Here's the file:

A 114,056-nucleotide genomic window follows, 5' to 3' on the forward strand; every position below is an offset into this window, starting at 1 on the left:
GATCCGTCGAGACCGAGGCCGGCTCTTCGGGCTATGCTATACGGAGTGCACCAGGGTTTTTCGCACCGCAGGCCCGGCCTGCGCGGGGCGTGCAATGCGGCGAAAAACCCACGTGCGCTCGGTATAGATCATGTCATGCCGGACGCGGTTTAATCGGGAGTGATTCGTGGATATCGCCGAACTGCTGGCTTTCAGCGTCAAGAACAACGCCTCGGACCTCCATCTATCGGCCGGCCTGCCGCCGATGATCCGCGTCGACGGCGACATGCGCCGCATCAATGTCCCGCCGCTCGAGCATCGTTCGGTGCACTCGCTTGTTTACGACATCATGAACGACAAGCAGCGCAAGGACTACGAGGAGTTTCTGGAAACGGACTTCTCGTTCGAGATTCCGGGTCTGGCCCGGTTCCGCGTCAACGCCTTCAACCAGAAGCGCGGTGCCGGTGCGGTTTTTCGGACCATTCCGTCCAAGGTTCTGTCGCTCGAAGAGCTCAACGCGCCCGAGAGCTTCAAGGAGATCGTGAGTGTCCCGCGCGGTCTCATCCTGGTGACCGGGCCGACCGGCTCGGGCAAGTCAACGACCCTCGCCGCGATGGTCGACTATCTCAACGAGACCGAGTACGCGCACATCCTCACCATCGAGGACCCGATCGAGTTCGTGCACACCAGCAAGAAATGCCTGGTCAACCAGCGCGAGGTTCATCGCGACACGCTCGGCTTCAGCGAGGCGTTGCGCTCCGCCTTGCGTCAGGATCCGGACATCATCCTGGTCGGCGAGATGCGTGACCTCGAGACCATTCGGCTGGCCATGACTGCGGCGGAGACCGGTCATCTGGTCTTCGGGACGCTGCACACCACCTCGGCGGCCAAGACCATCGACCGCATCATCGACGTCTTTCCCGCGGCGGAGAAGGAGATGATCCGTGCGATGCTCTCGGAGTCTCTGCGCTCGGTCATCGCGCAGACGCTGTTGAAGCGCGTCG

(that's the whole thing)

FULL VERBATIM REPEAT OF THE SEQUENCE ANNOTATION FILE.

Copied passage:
A 114,056-nucleotide genomic window follows, 5' to 3' on the forward strand; every position below is an offset into this window, starting at 1 on the left:
GATCCGTCGAGACCGAGGCCGGCTCTTCGGGCTATGCTATACGGAGTGCACCAGGGTTTTTCGCACCGCAGGCCCGGCCTGCGCGGGGCGTGCAATGCGGCGAAAAACCCACGTGCGCTCGGTATAGATCATGTCATGCCGGACGCGGTTTAATCGGGAGTGATTCGTGGATATCGCCGAACTGCTGGCTTTCAGCGTCAAGAACAACGCCTCGGACCTCCATCTATCGGCCGGCCTGCCGCCGATGATCCGCGTCGACGGCGACATGCGCCGCATCAATGTCCCGCCGCTCGAGCATCGTTCGGTGCACTCGCTTGTTTACGACATCATGAACGACAAGCAGCGCAAGGACTACGAGGAGTTTCTGGAAACGGACTTCTCGTTCGAGATTCCGGGTCTGGCCCGGTTCCGCGTCAACGCCTTCAACCAGAAGCGCGGTGCCGGTGCGGTTTTTCGGACCATTCCGTCCAAGGTTCTGTCGCTCGAAGAGCTCAACGCGCCCGAGAGCTTCAAGGAGATCGTGAGTGTCCCGCGCGGTCTCATCCTGGTGACCGGGCCGACCGGCTCGGGCAAGTCAACGACCCTCGCCGCGATGGTCGACTATCTCAACGAGACCGAGTACGCGCACATCCTCACCATCGAGGACCCGATCGAGTTCGTGCACACCAGCAAGAAATGCCTGGTCAACCAGCGCGAGGTTCATCGCGACACGCTCGGCTTCAGCGAGGCGTTGCGCTCCGCCTTGCGTCAGGATCCGGACATCATCCTGGTCGGCGAGATGCGTGACCTCGAGACCATTCGGCTGGCCATGACTGCGGCGGAGACCGGTCATCTGGTCTTCGGGACGCTGCACACCACCTCGGCGGCCAAGACCATCGACCGCATCATCGACGTCTTTCCCGCGGCGGAGAAGGAGATGATCCGTGCGATGCTCTCGGAGTCTCTGCGCTCGGTCATCGCGCAGACGCTGTTGAAGCGCGTCG